An Öndvegissúlur is a pair of ornately decorated pillars arranged on either side of the high-seat (throne) used by the head of a household in ancient Viking communities. When traveling large distances in their long ships, the Viking leaders would take their high-seats along as a mark of their position. The larger and more ornate the pillars, the higher the status of the owner.
It’s traditionally held that when approaching a coastline to start a new settlement, the Viking leaders would have an Öndvegissúlur pillar thrown overboard. Where it washed ashore is where the settlers would establish the new community, with the blessing of their gods.
The process of following the currents to establish the best place to settle wasn’t always straightforward. It’s a widely believed tradition in Iceland that the site of the capital, Reykjavik, was the first place in Iceland to be established in this way, but that it took the Viking chieftain Ingólfur Arnarson three years to find the pillar after landing.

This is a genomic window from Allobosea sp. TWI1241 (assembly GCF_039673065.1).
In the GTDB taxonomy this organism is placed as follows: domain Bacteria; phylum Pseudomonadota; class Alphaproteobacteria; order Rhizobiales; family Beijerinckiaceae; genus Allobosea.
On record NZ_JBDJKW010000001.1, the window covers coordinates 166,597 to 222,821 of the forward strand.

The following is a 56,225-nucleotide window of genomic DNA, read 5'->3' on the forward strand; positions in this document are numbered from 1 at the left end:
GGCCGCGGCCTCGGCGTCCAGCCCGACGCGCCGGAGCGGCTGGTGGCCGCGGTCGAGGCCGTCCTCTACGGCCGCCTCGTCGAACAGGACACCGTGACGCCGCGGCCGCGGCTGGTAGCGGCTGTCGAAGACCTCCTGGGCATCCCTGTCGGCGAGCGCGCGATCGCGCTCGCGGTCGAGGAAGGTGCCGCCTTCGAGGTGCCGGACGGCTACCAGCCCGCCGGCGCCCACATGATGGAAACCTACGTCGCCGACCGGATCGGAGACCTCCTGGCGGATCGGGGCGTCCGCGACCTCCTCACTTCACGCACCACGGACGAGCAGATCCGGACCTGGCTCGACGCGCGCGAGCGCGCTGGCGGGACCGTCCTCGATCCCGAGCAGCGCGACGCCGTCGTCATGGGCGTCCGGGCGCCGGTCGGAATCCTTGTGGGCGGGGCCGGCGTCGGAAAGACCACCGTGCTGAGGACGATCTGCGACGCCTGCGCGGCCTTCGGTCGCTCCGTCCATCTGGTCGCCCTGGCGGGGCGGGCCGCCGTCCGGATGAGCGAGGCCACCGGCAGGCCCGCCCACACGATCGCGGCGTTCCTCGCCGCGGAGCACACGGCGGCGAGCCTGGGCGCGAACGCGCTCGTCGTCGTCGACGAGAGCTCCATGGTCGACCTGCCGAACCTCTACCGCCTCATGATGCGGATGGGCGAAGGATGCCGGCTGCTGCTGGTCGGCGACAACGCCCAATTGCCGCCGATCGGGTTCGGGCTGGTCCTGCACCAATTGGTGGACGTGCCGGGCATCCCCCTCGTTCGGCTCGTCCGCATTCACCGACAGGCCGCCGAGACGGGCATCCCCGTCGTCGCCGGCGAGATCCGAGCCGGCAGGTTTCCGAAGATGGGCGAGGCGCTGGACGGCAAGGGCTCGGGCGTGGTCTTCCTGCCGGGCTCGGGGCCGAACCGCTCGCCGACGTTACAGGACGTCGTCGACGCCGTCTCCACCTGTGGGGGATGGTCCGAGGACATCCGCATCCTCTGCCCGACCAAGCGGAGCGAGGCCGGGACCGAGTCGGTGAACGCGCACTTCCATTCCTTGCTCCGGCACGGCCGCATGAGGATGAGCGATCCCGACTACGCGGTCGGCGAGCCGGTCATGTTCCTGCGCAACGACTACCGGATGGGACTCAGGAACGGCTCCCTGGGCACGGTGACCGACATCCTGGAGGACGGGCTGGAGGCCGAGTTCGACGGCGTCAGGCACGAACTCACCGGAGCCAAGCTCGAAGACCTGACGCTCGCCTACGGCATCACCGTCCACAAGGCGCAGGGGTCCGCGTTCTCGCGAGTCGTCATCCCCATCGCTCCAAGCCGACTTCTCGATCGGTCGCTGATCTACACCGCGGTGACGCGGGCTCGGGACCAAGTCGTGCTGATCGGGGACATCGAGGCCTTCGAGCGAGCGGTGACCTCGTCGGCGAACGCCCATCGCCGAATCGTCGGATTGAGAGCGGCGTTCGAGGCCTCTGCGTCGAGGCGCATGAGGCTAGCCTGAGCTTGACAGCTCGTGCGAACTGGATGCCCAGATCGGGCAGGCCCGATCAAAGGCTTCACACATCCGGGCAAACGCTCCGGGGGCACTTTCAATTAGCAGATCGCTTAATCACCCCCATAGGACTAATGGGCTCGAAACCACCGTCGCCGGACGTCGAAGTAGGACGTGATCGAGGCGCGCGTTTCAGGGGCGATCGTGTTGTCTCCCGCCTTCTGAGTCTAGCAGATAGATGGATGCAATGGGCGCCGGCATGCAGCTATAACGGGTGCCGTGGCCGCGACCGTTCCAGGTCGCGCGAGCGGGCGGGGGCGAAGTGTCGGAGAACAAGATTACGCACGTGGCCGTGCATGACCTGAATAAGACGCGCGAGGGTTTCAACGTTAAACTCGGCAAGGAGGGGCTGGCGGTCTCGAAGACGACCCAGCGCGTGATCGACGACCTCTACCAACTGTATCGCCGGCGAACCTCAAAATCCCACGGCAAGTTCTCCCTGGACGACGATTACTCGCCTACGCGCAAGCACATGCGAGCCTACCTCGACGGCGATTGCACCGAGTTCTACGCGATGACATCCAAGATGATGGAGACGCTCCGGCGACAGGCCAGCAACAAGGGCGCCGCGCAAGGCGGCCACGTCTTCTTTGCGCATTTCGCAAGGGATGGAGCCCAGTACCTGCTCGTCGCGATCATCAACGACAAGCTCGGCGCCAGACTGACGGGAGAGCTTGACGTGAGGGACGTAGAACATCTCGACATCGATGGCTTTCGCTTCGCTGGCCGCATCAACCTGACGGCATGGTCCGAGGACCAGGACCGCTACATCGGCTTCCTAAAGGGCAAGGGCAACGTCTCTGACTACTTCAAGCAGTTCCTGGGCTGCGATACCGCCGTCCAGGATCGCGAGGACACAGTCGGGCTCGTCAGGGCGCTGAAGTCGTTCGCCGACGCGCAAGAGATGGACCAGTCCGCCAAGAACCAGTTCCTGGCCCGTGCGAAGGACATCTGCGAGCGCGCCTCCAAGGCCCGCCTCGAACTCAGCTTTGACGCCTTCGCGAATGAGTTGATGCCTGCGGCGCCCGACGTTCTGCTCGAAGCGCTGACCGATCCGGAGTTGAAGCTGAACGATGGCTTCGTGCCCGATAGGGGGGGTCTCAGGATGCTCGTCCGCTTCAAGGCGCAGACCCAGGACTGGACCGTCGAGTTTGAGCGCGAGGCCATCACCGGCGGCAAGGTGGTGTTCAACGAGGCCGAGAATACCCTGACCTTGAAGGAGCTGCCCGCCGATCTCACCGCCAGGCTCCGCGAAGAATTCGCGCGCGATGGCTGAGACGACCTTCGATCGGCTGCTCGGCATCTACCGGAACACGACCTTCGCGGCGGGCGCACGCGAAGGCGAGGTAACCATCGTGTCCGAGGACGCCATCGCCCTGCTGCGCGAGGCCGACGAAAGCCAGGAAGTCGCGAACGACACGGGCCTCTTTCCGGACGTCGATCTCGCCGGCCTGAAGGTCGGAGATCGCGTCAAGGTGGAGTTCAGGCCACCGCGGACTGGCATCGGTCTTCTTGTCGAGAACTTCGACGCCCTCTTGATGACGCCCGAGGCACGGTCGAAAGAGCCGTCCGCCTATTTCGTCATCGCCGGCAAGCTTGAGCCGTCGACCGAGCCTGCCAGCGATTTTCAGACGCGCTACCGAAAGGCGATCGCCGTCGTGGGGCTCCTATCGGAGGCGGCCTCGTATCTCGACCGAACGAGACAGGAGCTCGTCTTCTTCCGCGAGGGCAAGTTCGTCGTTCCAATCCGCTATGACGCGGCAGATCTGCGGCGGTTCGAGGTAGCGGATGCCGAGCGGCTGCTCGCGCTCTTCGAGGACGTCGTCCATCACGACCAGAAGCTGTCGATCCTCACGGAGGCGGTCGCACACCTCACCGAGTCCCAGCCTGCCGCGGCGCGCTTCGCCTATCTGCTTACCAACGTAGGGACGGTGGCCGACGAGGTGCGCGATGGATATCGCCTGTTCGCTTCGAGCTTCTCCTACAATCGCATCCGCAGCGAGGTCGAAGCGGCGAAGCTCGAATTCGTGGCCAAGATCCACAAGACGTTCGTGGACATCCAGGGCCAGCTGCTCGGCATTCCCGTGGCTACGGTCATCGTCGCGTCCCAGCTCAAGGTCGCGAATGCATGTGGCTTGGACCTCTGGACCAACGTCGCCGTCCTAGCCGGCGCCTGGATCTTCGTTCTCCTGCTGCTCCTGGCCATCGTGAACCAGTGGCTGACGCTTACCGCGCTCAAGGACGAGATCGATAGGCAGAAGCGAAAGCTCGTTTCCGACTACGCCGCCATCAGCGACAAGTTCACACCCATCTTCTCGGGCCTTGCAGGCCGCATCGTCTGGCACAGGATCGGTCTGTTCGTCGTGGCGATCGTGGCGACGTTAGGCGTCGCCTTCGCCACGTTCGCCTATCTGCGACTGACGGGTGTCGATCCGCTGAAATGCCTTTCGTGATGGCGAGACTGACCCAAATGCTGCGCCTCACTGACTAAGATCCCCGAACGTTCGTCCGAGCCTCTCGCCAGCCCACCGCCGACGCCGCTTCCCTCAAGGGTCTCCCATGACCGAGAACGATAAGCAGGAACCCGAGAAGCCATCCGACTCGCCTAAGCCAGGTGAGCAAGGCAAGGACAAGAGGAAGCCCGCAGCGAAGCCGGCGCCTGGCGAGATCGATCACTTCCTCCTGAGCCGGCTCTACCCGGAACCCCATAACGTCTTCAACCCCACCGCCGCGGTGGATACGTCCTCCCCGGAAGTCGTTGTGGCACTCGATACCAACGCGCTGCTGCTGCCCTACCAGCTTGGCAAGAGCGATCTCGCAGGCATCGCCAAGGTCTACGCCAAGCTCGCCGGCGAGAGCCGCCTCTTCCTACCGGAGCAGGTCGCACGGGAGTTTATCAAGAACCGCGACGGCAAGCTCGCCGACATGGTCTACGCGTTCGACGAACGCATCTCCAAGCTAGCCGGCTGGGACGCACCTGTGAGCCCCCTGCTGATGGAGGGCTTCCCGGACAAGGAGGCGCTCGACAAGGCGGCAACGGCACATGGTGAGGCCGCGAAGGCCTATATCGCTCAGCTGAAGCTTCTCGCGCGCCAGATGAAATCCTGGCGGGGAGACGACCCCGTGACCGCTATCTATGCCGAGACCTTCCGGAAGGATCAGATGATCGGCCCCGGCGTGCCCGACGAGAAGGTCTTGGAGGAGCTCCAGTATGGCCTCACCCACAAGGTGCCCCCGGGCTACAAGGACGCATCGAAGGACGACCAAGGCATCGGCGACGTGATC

The Öndvegissúlur pillar at Selfoss is clearly a reproduction, but the locals will talk with pride about the tradition if you ask them about it. The pole is set in a small park at the side of the river and carved in a stylized fish design. Its age is uncertain, but old photographs show it was not there in the 1940s.